(Oops! I'm always getting left and right confused, and reversed which eye was which in part of my podcast! This has it right--or, I should say, correct.)
On Wednesday, I got the cataracts in my left eye removed. When I had the right eye done on December 4, my vision through that eye was blurry all day. That must have been partly a function of the dilation drops they gave me before surgery. I don’t think this nurse gave me as many, and even by Wednesday afternoon I was comfortable looking out the window without my sunglasses. Today I’m perfectly comfortable without them, even outside. And as early as Wednesday, I could see well through both eyes, together and independently. Today it’s even better.
On Thursday, I had an early morning eye doctor appointment, which Russ drove me to in the dark. Through my left eye, headlights had dramatic lines of light shooting out, exactly as they did through my right eye the day after that surgery. But for the first time ever, I don’t see any weird halos of light around lights—either while Russ was driving in the dark or in other situations. Our Christmas tree lights are as brilliant as I’ve ever seen them.
Unlike on Saturday, when Duluth’s Christmas Bird Count took place and so Russ paid attention to our mostly empty feeders all day, on Thursday they were busy enough for me to enjoy testing my new, improved vision. I can clearly see chickadees way in the back of our yard, something I’ve not been able to do even with eyeglasses for as long as I can remember. Knowing chickadees so well, this hasn’t hampered my recognizing them by their shape, the way they fly, and just something magical about them, but it’s so wonderful to see their perfect white cheeks, gray back with white edgings on the flight feathers, pure white underside, and buffy sides from so far away, without grabbing for my binoculars. Without eyeglasses, I can even tell if a Hairy or Downy Woodpecker way back there is a male or female.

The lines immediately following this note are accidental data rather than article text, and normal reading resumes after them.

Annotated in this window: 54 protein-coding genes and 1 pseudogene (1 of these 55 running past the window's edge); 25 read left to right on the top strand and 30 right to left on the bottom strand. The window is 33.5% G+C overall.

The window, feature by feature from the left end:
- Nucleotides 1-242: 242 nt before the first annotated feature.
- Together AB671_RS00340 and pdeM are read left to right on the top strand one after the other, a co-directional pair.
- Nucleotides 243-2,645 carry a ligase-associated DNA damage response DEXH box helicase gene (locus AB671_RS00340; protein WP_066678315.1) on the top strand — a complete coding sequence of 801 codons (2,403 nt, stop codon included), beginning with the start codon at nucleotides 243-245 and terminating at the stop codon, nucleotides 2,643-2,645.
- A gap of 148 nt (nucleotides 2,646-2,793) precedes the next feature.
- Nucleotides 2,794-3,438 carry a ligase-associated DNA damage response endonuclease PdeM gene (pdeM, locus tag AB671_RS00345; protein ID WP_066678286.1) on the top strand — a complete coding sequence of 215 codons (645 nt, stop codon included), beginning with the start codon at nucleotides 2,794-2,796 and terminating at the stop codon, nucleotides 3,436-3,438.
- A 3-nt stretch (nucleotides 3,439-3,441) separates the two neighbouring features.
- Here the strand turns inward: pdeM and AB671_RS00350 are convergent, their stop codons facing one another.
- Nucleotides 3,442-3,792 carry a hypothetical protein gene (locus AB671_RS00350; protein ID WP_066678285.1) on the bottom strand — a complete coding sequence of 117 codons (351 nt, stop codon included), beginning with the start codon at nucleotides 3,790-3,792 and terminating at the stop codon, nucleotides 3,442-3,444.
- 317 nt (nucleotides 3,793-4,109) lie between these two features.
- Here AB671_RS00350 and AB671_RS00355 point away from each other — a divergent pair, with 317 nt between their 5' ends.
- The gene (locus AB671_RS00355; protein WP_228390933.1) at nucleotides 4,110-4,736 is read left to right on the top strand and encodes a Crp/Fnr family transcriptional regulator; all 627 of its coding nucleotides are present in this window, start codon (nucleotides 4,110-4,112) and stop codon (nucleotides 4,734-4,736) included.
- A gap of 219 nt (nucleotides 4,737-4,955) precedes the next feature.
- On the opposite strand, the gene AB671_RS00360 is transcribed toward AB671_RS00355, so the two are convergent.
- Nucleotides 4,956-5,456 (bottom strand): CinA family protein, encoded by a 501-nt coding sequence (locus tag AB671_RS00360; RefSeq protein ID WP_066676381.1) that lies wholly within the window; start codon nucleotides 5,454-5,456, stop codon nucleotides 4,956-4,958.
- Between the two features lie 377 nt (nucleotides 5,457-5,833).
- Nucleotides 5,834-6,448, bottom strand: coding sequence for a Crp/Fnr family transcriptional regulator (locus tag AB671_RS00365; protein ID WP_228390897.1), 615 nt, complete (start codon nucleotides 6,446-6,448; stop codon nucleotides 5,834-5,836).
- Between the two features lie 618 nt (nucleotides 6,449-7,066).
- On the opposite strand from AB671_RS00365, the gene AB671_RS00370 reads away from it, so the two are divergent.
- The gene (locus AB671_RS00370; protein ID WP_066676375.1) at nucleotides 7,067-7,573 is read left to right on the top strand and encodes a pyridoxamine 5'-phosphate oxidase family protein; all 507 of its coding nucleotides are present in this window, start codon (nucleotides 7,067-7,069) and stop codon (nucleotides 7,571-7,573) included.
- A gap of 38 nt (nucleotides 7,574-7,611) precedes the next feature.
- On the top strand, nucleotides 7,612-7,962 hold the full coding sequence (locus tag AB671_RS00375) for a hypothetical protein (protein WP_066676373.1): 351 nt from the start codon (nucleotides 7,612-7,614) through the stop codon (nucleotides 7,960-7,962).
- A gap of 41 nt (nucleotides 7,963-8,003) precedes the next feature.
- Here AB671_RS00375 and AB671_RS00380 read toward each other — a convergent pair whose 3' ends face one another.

I tried out my binoculars Thursday, and it’s like I got new ones—everything is so much brighter and clearer! And having the eyecups extended, because I’m not wearing glasses, makes the view even better—those eyecups hold the eyes at exactly the right distance to give the optimal magnification AND block peripheral light. So when I do get bifocals, I’m still going to do most of my birding without glasses. I’ll still have to keep reading glasses or bifocals near for when I enter my birds into eBird on my phone or check my camera’s screen to review photos.
The problem with my perfect distance vision is that nothing close is in focus. We stopped at a store to buy some reading glasses en route to my second surgery to get ones that work with the right eye. I was surprised how well they’re working—I got one pair for my desk treadmill, and a stronger pair for closer work. I can wear them low on my nose when watching TV while working on my laptop. I’m keeping that pair on a chain around my neck because there are lots of times when I need to see something close. I won’t be able to drive until I get bifocals—I can see the road ahead, signs, and everything I need outside the car better than ever, but can’t read the dashboard at all. I’ll wait 10 days or so to get my first pair of bifocals. If my eyes do any changing beyond that, I’ll use the first pair as a backup.
Cataracts build up slowly, and since mine are congenital, I may have never in my life been able to appreciate just how blue the sky is before. Having this surgery has literally given me a brighter outlook. Cataract surgery has an extremely high success rate, though there are occasional problems with it. But in the case of this 68-year-old, cataract surgery has left me not just much improved, but better than ever.